It’s a fun day for vintage when the folks at Antique and Resale on Harlem in Chicago have the annual 20% sale in spring. LOTS of hats, but other goodies too. Plenty of vintage photo from Chicago were most intriguing.
A woman of several decades is standing in her wide lapeled coat, and wearing a hat that was more than tall, it was much bigger than her head. It seems the feathers will really do that.
It was taken in an unknown year at the Orpheum Photo Studio at 110 & 112 S. State, opposite the Palmer House, Chicago. That Palmer House of much notoriety.One wonders if she was a guest at that hotel, or a Chicagoan.
Perhaps it is time to put in a good word for Palmer perseverance. The original Palmer House was built and finished just days before the infamous Chicago Fire of 1871.
Wikipedia gives us this background:
There have been three Palmer House Hotels at the corner of State and Monroe Streets in Chicago.
The first (known as “The Palmer”) was built as a wedding present from Potter Palmer to his bride Bertha Honoré. It opened on September 26, 1871, but burned down just thirteen days later October 9, 1871 in the Great Chicago Fire. Palmer immediately set to work rebuilding, and with a $1.7 million signature loan (believed to be the largest individual loan ever secured at the time) constructed one of the fanciest hotels in post-fire Chicago.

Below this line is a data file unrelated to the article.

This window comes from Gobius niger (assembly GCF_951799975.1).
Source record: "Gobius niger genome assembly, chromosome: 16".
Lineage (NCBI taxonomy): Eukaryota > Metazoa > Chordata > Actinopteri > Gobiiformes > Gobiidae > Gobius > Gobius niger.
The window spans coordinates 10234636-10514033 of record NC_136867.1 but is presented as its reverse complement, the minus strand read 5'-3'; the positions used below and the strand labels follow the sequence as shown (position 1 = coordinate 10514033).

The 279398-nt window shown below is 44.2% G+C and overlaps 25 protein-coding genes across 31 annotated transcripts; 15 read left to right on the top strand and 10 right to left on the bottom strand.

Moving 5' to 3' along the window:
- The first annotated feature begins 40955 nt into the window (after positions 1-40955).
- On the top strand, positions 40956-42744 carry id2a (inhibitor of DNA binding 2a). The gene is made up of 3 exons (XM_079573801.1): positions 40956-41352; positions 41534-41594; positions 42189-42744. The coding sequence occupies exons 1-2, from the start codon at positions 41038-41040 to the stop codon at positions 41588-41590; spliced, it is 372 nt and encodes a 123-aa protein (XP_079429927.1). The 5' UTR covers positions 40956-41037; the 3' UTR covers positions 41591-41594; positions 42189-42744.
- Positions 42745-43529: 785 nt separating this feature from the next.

Designed by architect John M. Van Osdel, the second Palmer House Hotel was seven stories. Its amenities included oversized rooms, luxurious decor, and sumptuous meals served in grand style. The floor of its barber shop was reputedly tiled with silver dollars. Constructed mainly of iron and brick, the hotel was widely advertised as, “The World’s Only Fire Proof Hotel.” Famous visitors included presidential hopefuls James Garfield, Grover Cleveland, Ulysses S. Grant, William Jennings Bryan and William McKinley; writers Mark Twain, L. Frank Baum, and Oscar Wilde; and actresses Sarah Bernhardt and Eleanora Duse. It was completed in 1875.
By the 1920s, the business in downtown Chicago could support a much larger facility and the Palmer Estate decided to erect a new 25-story hotel. They hired Holabird & Roche to design the building. Between 1923 and 1925, the hotel was rebuilt on the same site — in stages so not a single day of business was lost. At the time it was touted as the largest hotel in the world.
Time to rekindle that hope for a hat shop in the Palmer House? Why not, it must be meant to be if it that name keeps showing up everywhere one turns.
Happy 100th day of 2011!